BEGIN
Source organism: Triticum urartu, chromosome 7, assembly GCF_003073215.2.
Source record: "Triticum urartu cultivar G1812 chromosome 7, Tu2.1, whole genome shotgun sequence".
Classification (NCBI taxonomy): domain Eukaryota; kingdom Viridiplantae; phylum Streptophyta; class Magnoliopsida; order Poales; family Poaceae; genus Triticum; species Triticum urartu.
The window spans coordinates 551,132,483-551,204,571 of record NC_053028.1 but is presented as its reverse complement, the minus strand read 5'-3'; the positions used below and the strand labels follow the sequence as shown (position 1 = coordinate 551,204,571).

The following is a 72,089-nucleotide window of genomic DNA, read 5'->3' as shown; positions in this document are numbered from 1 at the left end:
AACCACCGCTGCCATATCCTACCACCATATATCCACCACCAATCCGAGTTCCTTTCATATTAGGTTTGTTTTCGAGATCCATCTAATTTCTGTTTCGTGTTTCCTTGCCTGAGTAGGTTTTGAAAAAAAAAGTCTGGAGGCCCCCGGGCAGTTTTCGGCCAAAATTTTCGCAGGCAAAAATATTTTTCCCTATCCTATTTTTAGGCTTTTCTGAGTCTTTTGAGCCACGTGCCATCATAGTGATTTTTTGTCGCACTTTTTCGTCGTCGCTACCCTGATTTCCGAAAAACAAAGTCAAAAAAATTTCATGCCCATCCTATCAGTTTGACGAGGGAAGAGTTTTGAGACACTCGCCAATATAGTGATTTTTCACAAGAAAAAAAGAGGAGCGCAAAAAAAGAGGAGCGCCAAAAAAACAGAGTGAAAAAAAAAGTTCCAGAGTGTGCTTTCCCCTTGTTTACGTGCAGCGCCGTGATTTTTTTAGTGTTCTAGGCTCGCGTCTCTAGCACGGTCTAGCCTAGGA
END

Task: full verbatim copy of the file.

Source organism: Triticum urartu, chromosome 7, assembly GCF_003073215.2.
Source record: "Triticum urartu cultivar G1812 chromosome 7, Tu2.1, whole genome shotgun sequence".
Classification (NCBI taxonomy): domain Eukaryota; kingdom Viridiplantae; phylum Streptophyta; class Magnoliopsida; order Poales; family Poaceae; genus Triticum; species Triticum urartu.
The window spans coordinates 551,132,483-551,204,571 of record NC_053028.1 but is presented as its reverse complement, the minus strand read 5'-3'; the positions used below and the strand labels follow the sequence as shown (position 1 = coordinate 551,204,571).

The following is a 72,089-nucleotide window of genomic DNA, read 5'->3' as shown; positions in this document are numbered from 1 at the left end:
AACCACCGCTGCCATATCCTACCACCATATATCCACCACCAATCCGAGTTCCTTTCATATTAGGTTTGTTTTCGAGATCCATCTAATTTCTGTTTCGTGTTTCCTTGCCTGAGTAGGTTTTGAAAAAAAAAGTCTGGAGGCCCCCGGGCAGTTTTCGGCCAAAATTTTCGCAGGCAAAAATATTTTTCCCTATCCTATTTTTAGGCTTTTCTGAGTCTTTTGAGCCACGTGCCATCATAGTGATTTTTTGTCGCACTTTTTCGTCGTCGCTACCCTGATTTCCGAAAAACAAAGTCAAAAAAATTTCATGCCCATCCTATCAGTTTGACGAGGGAAGAGTTTTGAGACACTCGCCAATATAGTGATTTTTCACAAGAAAAAAAGAGGAGCGCAAAAAAAGAGGAGCGCCAAAAAAACAGAGTGAAAAAAAAAGTTCCAGAGTGTGCTTTCCCCTTGTTTACGTGCAGCGCCGTGATTTTTTTAGTGTTCTAGGCTCGCGTCTCTAGCACGGTCTAGCCTAGGA